When school districts fall on tough financial times, they are often faced with the decision of eliminating extracurricular activities and anything else deemed non-essential. Music has been shown to help students excel academically, improve their social skills, and even benefit those with special needs. However, these benefits are sometimes overlooked for financial reasons. In many cases, music is more than just an elective, and several organizations are actively involved in ensuring that music remains in schools across the country.
The Positive Impact of Music in Educational Settings
Many researchers have studied the importance of music programs in educational settings, and this research has often proven to be a catalyst for parental and school district support. Going beyond the notion that music makes children smarter, more recent research has expanded on this by arguing that music education is just as important as any other subject, including math and reading.
A body of research led by music professor Christopher Johnson of the University of Kansas focuses on how music improves cognitive skills. His research found that the discipline necessary to learn and perform a musical selection is similar to the cognitive ability needed to pass a standardized test. The research reinforces previous studies stating that music education is likely to help children succeed in other school subjects.
Aside from helping children to succeed in various academic subjects, music has been shown to help them develop emotional intelligence and foster coping skills. The American Academy of Teachers of Singing found that the ability to express themselves through music can help children to deal with personal issues and to deal more effectively with their peers, creating a special bonding experience.
As far as social skills are concerned, music has a way of transcending race, gender, disability, and socioeconomic status. Music—particularly in groups such as band and choir—brings children of different backgrounds into the same setting, all with a common goal. Music programs help children to become acclimated in working with people who are different from themselves, and these skills can be useful for a lifetime in a variety of situations.
What Happens When Music is Removed from the Curriculum?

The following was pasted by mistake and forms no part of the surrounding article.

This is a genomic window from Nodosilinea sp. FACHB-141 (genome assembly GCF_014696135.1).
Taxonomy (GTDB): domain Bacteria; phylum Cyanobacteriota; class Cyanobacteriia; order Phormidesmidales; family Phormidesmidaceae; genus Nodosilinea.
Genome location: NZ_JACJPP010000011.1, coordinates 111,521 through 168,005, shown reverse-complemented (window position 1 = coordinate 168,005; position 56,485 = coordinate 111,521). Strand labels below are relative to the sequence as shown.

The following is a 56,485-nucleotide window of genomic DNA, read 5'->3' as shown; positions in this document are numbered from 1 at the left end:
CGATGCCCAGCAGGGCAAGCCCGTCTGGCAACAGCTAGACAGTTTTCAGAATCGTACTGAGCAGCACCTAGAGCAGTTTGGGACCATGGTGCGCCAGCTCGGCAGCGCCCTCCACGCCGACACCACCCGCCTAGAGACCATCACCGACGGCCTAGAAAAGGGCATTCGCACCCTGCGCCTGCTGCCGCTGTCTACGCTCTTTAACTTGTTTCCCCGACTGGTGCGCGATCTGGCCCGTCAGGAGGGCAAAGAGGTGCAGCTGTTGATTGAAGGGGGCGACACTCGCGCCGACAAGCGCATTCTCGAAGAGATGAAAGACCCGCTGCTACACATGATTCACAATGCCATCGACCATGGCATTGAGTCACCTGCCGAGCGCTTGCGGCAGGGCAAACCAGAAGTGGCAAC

Despite all the research indicating how valuable music programs are in schools, these programs are still often at risk of being eliminated. Mounting research examines just how school districts are impacted when music is removed from the curriculum, and certain students will feel the impact more than others.
Research has shown that children from families with low incomes are more adversely affected when music is removed from schools. This is due in part to the fact that these students often are unable to afford private music lessons, and their exposure to music in school may be their only opportunity to participate. The removal of music from schools is particularly disappointing to students who have developed a passion for it, as well as those who are frequently exposed to violence in their communities and credit music with saving their lives.
Save the Music Initiatives
Several organizations recognize the importance of keeping music in schools and regularly raise funding and awareness to prevent music education from being eliminated. These initiatives promote the concept that music is critical to students’ success.
VH1 Save the Music is one such program that collaborates with school districts across the United States to preserve music education. The program gives tens of thousands of dollars in funding to music programs in elementary and middle schools, helping to provide musical instruments and fund music curricula.
Music in the Schools Foundation (MIS) focuses on improving literacy and overall academic success through music programs. Founded in 1995, the foundation has since helped nearly 1,500 California students pursue music at no cost. The programs, instituted by the Music in the Schools Foundation, allow students to learn music fundamentals such as signing, playing instruments, and dancing during the school day. Additionally, MIS offers an after-school curriculum that includes more intensive instruction and the opportunity to collaborate with high school-aged mentors.
It’s important for parents and school administrators to understand just how important music in school really is. If music education is eliminated, children will miss out on a variety of opportunities—both personal and academic—and will not have the opportunity to learn music appreciation, how music relates to history, and a variety of other benefits.
Without music programs in schools, children will miss out on learning what it takes to make music, as well as the opportunity to appreciate different genres. Parents can take an active stance by advocating for music education in parent-teacher organization meetings and at public school board meetings. The more that the benefits of music are promoted, the better the chances will be that it will remain in schools on a long-term basis.
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Photo used under Creative Commons from Marina K Caprara